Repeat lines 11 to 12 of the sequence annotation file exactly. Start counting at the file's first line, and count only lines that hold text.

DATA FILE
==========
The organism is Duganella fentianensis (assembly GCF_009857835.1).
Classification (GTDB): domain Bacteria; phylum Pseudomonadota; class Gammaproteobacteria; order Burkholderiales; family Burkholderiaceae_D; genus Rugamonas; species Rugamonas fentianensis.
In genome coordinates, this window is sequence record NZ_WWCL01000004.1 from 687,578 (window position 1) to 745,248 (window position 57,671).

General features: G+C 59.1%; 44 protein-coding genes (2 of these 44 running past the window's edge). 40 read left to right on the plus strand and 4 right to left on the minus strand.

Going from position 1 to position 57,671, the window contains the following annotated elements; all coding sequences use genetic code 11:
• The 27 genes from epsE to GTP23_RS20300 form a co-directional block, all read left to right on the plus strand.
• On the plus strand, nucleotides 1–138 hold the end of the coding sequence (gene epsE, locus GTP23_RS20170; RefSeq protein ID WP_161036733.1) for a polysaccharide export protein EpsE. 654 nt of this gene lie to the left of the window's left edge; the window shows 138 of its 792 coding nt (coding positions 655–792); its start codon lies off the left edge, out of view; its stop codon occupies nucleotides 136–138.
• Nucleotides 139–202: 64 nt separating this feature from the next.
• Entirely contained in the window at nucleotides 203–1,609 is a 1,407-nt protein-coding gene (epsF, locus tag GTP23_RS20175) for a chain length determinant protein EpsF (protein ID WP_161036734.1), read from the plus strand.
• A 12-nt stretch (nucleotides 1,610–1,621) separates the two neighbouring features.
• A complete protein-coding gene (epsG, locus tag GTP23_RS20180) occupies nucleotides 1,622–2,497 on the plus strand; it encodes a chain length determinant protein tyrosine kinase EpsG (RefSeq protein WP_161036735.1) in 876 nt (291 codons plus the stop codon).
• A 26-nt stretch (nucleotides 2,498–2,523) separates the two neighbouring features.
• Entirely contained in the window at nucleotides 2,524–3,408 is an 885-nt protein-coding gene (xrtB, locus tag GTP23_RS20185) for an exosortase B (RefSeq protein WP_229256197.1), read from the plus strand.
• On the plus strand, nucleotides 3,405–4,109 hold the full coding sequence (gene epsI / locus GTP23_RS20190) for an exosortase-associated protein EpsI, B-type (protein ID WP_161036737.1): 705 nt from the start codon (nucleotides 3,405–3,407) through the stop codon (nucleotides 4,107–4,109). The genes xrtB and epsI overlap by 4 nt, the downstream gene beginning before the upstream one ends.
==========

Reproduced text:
• A complete protein-coding gene (epsG, locus tag GTP23_RS20180) occupies nucleotides 1,622–2,497 on the plus strand; it encodes a chain length determinant protein tyrosine kinase EpsG (RefSeq protein WP_161036735.1) in 876 nt (291 codons plus the stop codon).
• A 26-nt stretch (nucleotides 2,498–2,523) separates the two neighbouring features.